Judge of the Constitutional Court of the Russian Federation.
KAZANTSEV, Sergey Mikhailovich (b. 1955 in Leningrad) graduated from the Law Faculty of Leningrad State University (LSU) in 1977, after which he continued studying at the graduate school of LSU. Since 1981, he worked at the Department of Theory and History of State and Law of the Law Faculty of Leningrad State University (later - St. Petersburg State University), having climbed his career ladder from an assistant to deputy dean. From 1993 to 1995, he worked at the Mayor's Office (City Hall) of St. Petersburg and was the chairman of the housing committee. In 2000-2002, he was an arbitrator of the Trial Chamber of the St. Petersburg International Commercial Arbitration for Disputes in Real Estate and Valuation. On March 29, 2002, Kazantsev was appointed judge of the Constitutional Court of the Russian Federation.
Complicity in the constitutional coup and usurpation of power.
Judge Sergey Kazantsev belongs to the St. Petersburg cohort of the judges of the Constitutional Court, which is considered to be the most loyal to the Kremlin. He studied at the Faculty of Law at the same time as Vladimir Putin and, moreover, worked with Putin at the Mayor's Office of St. Petersburg in 1993-1995. Nevertheless, Kazantsev had previously allowed himself to express a dissenting opinion, in particular, he did not agree with the conclusions of the Constitutional Court which allowed the property to be confiscated from the accused upon the termination of the criminal case. He also objected to the bill at rallies in 2012, which significantly increased fines for violations at rallies, introduced mandatory work for violators, forbade people from coming to rallies in masks, and imposed penalties for organizing unauthorized demonstrations. However, he, unlike his colleague Konstantin Aranovsky, signed under the approval of Putin's amendments to the Constitution in 2020, and thus bears responsibility for the legalistic design of a personalist dictatorship in Russia.
Recall that in 2020, during the hasty passing of Putin's amendments to the Basic Law, the Constitutional Court acted as the legalizer of the coup. On March 10, United Russia MP Valentina Tereshkova proposed lifting restrictions on the number of presidential terms or allowing re-election of Vladimir Putin to the presidency (“nullifying” the number of terms already held by him as president). Putin, who suddenly appeared at a meeting of the Duma, supported Tereshkova’s statement but referred to the need to obtain a Constitutional Court opinion on the conformity of the amendments to the current Constitution. Already after two days of consideration, the Constitutional Court almost wholly recognized the legality of “nullifying,” although in 1998, considering a similar case, it had forbidden President Yeltsin to run for the third time in a row. It is noteworthy that the judges explained the new decision by the “special clause” included in the Basic Law which had been absent earlier, which takes into account certain “historical factors <...>, including the degree of threats to the state and society, the state of the political and economic systems.” According to many experts and analysts, allowing Putin to remain president after 2024 was the main goal of the whole venture with the amendments.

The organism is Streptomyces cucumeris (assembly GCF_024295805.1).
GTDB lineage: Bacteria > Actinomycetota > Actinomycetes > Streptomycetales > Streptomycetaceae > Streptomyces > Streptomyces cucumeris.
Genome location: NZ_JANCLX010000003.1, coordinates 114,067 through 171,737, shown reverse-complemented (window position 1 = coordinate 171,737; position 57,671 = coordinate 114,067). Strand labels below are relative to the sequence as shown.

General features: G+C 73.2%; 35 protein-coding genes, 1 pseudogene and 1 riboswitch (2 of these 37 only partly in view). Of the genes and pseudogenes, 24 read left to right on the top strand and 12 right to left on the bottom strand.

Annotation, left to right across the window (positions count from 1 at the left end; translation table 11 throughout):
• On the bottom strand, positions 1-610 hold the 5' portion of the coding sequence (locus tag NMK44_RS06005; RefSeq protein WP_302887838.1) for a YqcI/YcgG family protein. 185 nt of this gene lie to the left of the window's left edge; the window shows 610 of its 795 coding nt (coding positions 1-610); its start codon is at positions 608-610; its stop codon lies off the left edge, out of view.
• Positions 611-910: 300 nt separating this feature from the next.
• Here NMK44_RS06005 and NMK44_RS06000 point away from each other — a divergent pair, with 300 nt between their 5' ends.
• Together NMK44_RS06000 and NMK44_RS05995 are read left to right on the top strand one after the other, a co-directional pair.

As early as March 14, 2020, Putin signed hastily drafted amendments. Besides “nullifying the terms,” they allow the Russian authorities to ignore the decisions of the European Court of Human Rights, introduce the concept of “internal threats” that the Security Council of the Russian Federation must fight, and also expand the powers of the president. They completed the constitutional and legal drafting of Putin's dictatorship and are regarded by the Free Russia Forum as an illegitimate and anti-democratic constitutional coup.